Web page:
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Tales of the Enchanted Islands of the Atlantic

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Author Topic: Tales of the Enchanted Islands of the Atlantic  (Read 3242 times)
Lisa Wolfe
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« Reply #105 on: January 27, 2009, 11:45:13 pm »

of the ships often came, cap in hand, to ask or answer questions--one of those frank and manly French fishermen and pilots, whom the French novelists describe as "un solide gaillard," or such as Victor Hugo paints in his "Les Travailleurs de la Mer." The son of a notary, Etienne Gosselin was better educated than most of the young noblemen whom Marguerite knew, and only his passion for the sea and for nautical construction had kept him a shipbuilder. No wonder that the young Marguerite, who had led the sheltered life of the French maiden, was attracted by his manly look, his open face, his merry blue eyes, and curly hair. There was about her a tinge of romance, which made her heart an easier thing to reach for such a lover than for one within her own grade; and as the voyage itself was a world of romance, a little more or less of the romantic was an easy thing to add. Meanwhile Madame de Noailles read her breviary and told her beads and took little naps, wholly ignorant of the drama that was beginning its perilous unfolding before her. When the Sieur de Roberval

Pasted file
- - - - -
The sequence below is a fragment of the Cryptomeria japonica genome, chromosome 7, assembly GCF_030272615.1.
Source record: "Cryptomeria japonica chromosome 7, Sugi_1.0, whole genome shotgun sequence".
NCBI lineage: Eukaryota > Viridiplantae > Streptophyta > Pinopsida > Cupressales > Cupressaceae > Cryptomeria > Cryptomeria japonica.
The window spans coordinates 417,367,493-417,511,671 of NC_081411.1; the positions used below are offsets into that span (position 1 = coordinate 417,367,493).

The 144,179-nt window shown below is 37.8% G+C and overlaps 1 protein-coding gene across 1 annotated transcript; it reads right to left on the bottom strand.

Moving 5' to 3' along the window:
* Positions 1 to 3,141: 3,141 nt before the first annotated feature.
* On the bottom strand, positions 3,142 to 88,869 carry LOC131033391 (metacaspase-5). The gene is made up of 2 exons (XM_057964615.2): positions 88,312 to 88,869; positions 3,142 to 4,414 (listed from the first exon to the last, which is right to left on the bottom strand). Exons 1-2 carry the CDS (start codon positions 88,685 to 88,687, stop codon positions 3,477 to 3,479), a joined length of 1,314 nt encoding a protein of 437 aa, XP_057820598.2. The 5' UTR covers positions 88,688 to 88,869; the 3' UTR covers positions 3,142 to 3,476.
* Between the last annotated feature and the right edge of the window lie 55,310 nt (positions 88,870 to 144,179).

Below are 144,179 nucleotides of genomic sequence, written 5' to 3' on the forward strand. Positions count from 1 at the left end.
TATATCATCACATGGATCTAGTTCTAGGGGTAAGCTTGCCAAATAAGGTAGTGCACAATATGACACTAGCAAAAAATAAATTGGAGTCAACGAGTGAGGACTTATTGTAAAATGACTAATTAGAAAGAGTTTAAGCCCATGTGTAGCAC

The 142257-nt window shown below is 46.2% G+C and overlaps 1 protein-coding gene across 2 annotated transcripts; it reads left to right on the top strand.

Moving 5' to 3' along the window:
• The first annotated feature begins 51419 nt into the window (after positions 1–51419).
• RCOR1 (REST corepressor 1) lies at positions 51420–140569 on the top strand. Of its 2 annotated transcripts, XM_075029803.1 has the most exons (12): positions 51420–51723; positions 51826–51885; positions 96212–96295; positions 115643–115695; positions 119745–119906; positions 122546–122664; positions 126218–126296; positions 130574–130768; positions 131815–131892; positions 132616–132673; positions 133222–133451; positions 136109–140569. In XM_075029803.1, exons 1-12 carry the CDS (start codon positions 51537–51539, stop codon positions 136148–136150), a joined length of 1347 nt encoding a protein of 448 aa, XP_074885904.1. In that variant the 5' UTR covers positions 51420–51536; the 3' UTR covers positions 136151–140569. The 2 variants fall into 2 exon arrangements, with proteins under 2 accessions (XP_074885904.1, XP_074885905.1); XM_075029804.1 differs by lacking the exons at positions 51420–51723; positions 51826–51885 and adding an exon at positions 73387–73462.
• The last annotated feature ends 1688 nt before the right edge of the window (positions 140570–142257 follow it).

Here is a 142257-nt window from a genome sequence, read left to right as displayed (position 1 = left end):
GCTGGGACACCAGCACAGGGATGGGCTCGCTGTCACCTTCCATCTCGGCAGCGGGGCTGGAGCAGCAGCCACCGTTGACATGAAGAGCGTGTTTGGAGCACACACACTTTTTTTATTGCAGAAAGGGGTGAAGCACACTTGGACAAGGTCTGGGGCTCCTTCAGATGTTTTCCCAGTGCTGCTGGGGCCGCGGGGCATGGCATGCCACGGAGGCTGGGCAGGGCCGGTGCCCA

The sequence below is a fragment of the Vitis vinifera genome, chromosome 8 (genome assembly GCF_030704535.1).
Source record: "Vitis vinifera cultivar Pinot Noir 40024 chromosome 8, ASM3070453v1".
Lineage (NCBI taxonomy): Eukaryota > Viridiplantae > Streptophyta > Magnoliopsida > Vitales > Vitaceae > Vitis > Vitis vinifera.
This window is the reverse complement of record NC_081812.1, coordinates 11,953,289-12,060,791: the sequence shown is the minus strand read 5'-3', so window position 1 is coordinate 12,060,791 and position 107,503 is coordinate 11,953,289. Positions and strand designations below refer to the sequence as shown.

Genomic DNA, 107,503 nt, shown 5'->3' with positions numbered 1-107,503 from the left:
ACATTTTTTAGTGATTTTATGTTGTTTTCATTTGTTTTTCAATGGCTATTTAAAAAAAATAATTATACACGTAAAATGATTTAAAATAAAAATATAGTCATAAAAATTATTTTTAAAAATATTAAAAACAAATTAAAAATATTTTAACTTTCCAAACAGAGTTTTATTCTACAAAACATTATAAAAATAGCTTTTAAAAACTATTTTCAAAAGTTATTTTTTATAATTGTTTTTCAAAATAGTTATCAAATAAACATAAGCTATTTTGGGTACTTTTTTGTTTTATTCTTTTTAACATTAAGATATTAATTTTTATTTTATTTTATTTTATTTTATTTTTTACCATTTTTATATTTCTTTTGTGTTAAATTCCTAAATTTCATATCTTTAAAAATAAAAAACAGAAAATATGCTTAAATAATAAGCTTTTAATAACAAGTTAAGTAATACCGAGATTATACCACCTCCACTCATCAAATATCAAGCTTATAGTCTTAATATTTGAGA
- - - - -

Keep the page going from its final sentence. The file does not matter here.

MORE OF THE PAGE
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returned, the shipbuilder became a mere shipbuilder again.

Three tall ships sailed from Honfleur on August 22, 1541, and on one of them, La Grande Hermine,--so called to distinguish it from a smaller boat of that name, which had previously sailed with Cartier,--were the Sieur de Roberval, his niece, and her gouvernante. She also had with her a Huguenot nurse, who had been with her from a child, and cared for her devotedly. Roberval naturally took with him, for future needs, the best shipbuilder of St. Malo, Etienne Gosselin. The voyage was long, and there is reason to think that the Sieur de Roberval was not a good sailor, while as to the gouvernante, she may have been as helpless as the seasick chaperon of yachting excursions. Like them, she suffered the most important events to pass unobserved, and it was not till too late that she discovered, what more censorious old ladies on board had already seen, that her young charge lingered too often and too long on the quarter-deck when Etienne Gosselin was planning ships for the uncle. When she found it out, she was roused

p. 210

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